As for just liking it...well, the focus of the plot is this serious issue. It literally begins at the wake of her sisters funeral, so you'd expect it to be the kind of book that hurt to read. The book just did not get under my skin in that area - it had its rare moments where it got it right, but a lot of the time I just wasn't buying the grief Harper was supposed to be feeling. I know what it's like to lose someone you love and I've read books that have written grief so well and managed to balance it out perfectly with the other story elements (like The Sky is Everywhere by Jandy Nelson, Broken Soup by Jenny Valentine, Revolution by Jennifer Donnelly etc.) but this book wasn't really one of them.

As for being a story about loss, dealing with loss, that sort of thing...as far as that goes, it was just good/decent. So that's why I loved the book and I liked the book, because I feel like I need to judge it as two different things.

I really loved the music elements woven into the story and the characters were awesome and I really loved Hannah's writing - this book has put her on my instant read list and I can't wait to read more books of hers.

The plot - I liked it. But it wasn't original. It was actually really similar to the plot of Fall for Anything by Courtney Summers if you substitute dad who killed himself for a sister instead (there's even an Aunt Helen-ish character in Fall for Anything too) but I liked this book way better, but still those similarities made it feel less original to me...not that that is an awful thing, I just would've liked the plot way more if it felt new to me.

I guess that's all I can really say about the book. I really recommend it. The only issue was that it felt like I loved the book for the wrong reasons - a book about something serious, like the suicide of a sister, it feels like I should love it for more than just being a fun road trip book with a good romance (again, taking The Sky is Everywhere as an example...that book was just more, it was one of those books where you read it and you're like, "Yes! That is exactly how I feel. That's what it feels like to lose someone." and the ache of it weighs down on you with every page you turn but it still manages to have bits that make you smile and a romance that makes you melt).

Later.

Graffiti Moon by Cath Crowley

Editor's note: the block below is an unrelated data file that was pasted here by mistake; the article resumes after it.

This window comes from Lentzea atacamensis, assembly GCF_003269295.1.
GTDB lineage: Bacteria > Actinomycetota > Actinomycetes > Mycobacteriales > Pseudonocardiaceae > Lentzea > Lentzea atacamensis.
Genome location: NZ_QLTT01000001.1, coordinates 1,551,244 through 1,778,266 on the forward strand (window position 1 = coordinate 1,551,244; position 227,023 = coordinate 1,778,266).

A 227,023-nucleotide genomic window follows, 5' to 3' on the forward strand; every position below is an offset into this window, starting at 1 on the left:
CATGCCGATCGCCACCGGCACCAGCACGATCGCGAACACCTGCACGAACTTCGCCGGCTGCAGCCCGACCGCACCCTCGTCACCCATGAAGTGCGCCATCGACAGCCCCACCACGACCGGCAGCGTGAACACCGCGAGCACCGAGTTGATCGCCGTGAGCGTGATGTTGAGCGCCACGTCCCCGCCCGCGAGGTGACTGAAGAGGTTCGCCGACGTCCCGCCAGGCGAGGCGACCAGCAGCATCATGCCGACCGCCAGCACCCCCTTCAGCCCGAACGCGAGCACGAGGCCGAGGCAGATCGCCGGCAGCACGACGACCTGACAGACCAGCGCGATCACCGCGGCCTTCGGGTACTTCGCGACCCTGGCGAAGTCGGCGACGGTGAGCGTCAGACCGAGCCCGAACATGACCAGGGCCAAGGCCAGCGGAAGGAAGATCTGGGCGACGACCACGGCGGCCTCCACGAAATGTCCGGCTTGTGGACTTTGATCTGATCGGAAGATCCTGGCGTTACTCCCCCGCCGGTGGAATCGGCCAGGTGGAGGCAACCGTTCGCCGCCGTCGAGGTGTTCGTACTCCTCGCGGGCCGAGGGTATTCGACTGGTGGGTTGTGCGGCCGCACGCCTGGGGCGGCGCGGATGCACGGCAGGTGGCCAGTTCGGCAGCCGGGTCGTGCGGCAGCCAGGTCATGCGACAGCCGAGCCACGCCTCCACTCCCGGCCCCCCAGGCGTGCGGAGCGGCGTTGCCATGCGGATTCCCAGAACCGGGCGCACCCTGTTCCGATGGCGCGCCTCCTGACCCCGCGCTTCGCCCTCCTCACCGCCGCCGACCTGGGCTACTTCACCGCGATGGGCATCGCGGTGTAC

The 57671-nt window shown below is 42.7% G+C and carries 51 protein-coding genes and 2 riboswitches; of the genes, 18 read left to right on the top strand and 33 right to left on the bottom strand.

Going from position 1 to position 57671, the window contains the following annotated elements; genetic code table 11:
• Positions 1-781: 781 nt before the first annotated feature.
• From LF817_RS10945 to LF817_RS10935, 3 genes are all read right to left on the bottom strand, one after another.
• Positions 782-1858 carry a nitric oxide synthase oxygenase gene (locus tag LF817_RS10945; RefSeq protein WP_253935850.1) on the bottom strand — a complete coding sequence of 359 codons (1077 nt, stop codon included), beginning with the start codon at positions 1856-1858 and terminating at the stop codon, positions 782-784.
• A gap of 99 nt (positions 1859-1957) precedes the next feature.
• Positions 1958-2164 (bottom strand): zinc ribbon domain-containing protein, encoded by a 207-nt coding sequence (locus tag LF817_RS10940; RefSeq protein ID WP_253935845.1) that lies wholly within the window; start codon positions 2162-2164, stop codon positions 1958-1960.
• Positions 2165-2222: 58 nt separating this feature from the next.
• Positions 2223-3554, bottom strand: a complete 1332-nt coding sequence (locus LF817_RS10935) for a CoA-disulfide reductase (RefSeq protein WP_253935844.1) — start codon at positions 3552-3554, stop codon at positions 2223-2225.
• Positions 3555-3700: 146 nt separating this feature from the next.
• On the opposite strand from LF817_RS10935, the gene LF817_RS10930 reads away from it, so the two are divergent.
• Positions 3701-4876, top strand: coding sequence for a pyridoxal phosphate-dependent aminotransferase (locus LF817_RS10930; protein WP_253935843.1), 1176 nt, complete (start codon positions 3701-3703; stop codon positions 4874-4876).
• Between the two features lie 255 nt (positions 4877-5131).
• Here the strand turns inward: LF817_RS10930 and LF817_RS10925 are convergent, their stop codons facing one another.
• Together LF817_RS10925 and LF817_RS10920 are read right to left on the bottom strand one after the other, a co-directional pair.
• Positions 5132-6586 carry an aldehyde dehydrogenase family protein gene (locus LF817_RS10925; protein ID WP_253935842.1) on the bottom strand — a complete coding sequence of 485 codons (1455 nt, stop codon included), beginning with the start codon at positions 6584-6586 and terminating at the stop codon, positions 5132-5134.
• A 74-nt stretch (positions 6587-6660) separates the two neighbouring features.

Graffiti Moon
by Cath Crowley


Release date: February 14th 2012 (although it is already out in Australia)

Summary: Senior year is over, and Lucy has the perfect way to celebrate: tonight, she's going to find Shadow, the mysterious graffiti artist whose work appears all over the city. He's out there somewhere—spraying color, spraying birds and blue sky on the night—and Lucy knows a guy who paints like Shadow is someone she could fall for. Really fall for. Instead, Lucy's stuck at a party with Ed, the guy she's managed to avoid since the most awkward date of her life. But when Ed tells her he knows where to find Shadow, they're suddenly on an all-night search around the city. And what Lucy can't see is the one thing that's right before her eyes.
[Note: I'm aware this review is way early - I actually wrote this in August 2011...but yeah, you can pre-order it or add it to your wish list!]

I loved Cath Crowley’s other book, A Little Wanting Song, but this book was just - wow. It was amazing. So amazing that I’m not sure how to even begin to properly describe my thoughts on the book, but I’ll try.

Cath’s writing is amazing. With most books, you read them for the characters or the story and maybe you’ll like the writing style and a few quotes will jump out at you as being awesome, but books like Graffiti Moon? They’re different. The way Cath writes is kind of like a song…when you string the words together, they just sound so unique and lyrical and beautiful - the story could be awful but there would still be beauty in her writing (and in this case she had the awesome writing as well as ticking all the other awesome boxes too).

This was one of those rare books where character POV switches was done really, really well and I’m pretty fussy with books that have multiple narrators - usually it seems like it is being used as a crutch because the author can’t carry the story using just one perspective but it was done so well here and it was one of my favourite things about the book.

And her characters…I loved them all. They made me laugh, they made me ache, they had me wishing they were real so I could know them. I probably loved Ed and Lucy the most but they were all amazing; Leo, Jazz, Dylan, Daisy…even Malcolm was awesome in a totally, “Oh my god, he is insane!” kind of way and he was hilarious.

The plot of the book was kind of predictable at times, but other things I totally didn’t see coming but even the predictable bits didn’t matter because there wasn’t a single moment I was bored while reading this. I literally read until my eyes got all messed up from straining to read the book from first word to last.

I loved the way art was woven into the story and the way they talked about graffiti as art - because I consider it art...sure, some of it is bad and stupid and messy, but there's bad stuff amongst any art form, it's not all wonderful. It is an underrated art form and I adore the way it's talked about in the book.

Cath Crowley has definitely earned her place on my favourite authors list - she was an instant read after I read A Little Wanting Song but this book proved she is capable of not only meeting the expectations that book set, but exceeding them because I loved Graffiti Moon even more.